Giving Voice to the Women of Haiti

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Manuela Testolini founded In a Perfect World (IAPW) in 2005 to empower youth to be compassionate, socially conscious leaders. In 2008, IAPW launched the REACH (Rural Education and Community Harmony) initiative empowering young people in developing countries through access to education. Since then, IAPW has funded the construction of 34 schools in 8 different countries where more than 8,000 children, parents, and grandparents are educated daily. 

Below is a reflection from Manuela’s first trek to Haiti in 2015, to see her impact firsthand and help install solar power in a school funded by IAPW.

Two days before my departure, I hand my soon-to-be 4-year-old daughter, Lucia, a solar dancing plant. She asks what it is, and I use it to explain to her how we get energy from the sun to make electricity. I tell her that I have to go to Haiti to help put solar panels on the school that we built there. It’s the first time I’ve ever left my children. Lucia says she is worried that she will miss me too much but then tells me that she wants the kids in Haiti to have lights in their school like she does at preschool. She helps me pack and with a combination of excitement and anxiety, I’m on my way. Hoping that I am setting an example for Lucia that she will understand and appreciate in my absence.

I arrive in Haiti during a time when post-election Port-au-Prince is unsettled. There are protests, or demonstrations as they called them, in and around our hotel. I see fires burning from my window. I hear shots ring. It all immediately brings me back to the terror attacks in Mumbai that I survived several years prior. I am anxious to get out of the city and into the villages so that I can see our schools and immerse myself in the culture, but traveling to the villages is an arduous undertaking. Six or seven hours away from Port-au-Prince on a road that goes from paved to gravel to dirt. We pass mothers and their children along the way and I wonder what my kids are doing. Without access to electricity or cell phone towers, I will have to wait several days to find out. I am suddenly awakened from my daydream by the sounds of drums and singing. I look up and find our 4×4 surrounded by what seems like the entire village. They’ve come to greet us and to parade us into the village from about 1 mile out. I get out of the car and am swallowed up by the crowd, dancing and singing with them. I look around and soon realize that most of the women around me are wearing red t-shirts all with random logos and sayings. I ask my translator what the red represents and he says, “these are the women in the adult literacy program. They wear red as a uniform.”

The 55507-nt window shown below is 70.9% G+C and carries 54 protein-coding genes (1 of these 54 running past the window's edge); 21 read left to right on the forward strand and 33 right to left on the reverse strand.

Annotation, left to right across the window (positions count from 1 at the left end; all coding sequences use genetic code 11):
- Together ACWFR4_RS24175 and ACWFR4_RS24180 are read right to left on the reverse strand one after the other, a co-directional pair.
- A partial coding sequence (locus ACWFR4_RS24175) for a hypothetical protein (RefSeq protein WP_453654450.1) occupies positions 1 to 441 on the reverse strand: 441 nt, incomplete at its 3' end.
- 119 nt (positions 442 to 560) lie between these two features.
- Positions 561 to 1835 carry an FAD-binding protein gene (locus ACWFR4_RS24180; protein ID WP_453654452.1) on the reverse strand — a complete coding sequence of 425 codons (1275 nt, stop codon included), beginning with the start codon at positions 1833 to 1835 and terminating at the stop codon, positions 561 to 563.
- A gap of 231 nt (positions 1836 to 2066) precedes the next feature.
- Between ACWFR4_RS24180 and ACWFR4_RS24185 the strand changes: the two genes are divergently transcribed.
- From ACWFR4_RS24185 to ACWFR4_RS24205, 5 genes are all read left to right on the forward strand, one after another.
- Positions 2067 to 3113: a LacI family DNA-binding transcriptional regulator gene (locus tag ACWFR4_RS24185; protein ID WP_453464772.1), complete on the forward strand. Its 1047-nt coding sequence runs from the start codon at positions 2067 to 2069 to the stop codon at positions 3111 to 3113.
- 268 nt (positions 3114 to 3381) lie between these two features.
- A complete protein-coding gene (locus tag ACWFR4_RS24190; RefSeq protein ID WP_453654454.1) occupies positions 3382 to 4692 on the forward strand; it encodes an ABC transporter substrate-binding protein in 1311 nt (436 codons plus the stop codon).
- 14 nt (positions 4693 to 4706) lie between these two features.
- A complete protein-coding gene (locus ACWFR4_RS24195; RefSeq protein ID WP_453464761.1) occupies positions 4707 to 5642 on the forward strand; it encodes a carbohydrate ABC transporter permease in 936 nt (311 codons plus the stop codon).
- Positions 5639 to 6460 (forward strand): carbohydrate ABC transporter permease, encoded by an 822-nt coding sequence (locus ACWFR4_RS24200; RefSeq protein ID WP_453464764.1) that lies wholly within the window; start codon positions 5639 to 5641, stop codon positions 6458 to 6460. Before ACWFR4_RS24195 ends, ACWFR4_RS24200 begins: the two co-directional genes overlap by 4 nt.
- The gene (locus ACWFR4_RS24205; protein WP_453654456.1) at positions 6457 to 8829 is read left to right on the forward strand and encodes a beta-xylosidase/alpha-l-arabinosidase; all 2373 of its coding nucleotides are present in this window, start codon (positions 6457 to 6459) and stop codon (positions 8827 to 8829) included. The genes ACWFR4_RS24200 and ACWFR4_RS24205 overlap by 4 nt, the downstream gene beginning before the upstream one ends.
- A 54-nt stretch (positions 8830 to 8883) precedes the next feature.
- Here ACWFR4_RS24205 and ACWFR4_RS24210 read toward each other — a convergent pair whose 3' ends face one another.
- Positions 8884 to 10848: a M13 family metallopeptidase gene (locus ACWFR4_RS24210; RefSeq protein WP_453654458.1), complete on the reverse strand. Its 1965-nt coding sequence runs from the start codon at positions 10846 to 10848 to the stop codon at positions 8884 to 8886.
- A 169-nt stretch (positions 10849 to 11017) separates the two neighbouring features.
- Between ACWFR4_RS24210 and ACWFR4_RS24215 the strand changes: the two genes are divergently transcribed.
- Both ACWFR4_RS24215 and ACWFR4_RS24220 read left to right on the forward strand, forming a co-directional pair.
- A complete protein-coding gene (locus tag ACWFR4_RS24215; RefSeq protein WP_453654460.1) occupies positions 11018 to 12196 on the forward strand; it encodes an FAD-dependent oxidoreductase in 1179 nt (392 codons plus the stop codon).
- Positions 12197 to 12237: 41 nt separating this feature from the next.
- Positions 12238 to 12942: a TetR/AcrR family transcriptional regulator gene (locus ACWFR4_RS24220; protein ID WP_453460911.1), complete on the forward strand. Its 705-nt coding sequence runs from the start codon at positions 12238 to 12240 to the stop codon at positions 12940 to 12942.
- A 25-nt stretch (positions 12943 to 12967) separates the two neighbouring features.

Women from the village’s Adult Literacy Class lead the IAPW group into their village.

Over the next several days, I wield a pickaxe to dig trenches for the solar panel crew, play Jenga with our house father, do the chicken dance with students at the school, and sit in with the women in the adult literacy program. It is all life-changing. But there are a couple of moments that stand out in my mind.

Manuela playing Jenga by solar light with her host family.

One evening, I find myself in one of the classrooms of our school, standing with my translator listening to a group of women sing. There they are in their red shirts, singing in Haitian Creole and beaming from ear to ear. When I ask what they’re saying, he explains that they are singing “I will never write an X again” in reference to not being able to read and write anything, including their names, and having to sign an “X” instead. I immediately think of Lucia, at home, practicing her letters, lining up L – U – C – I – A just perfectly for the first time. She was so proud of herself. I see the same pride overflowing out of these women now; some of them in their 50s, 60s, and 70s learning to read and write for the first time.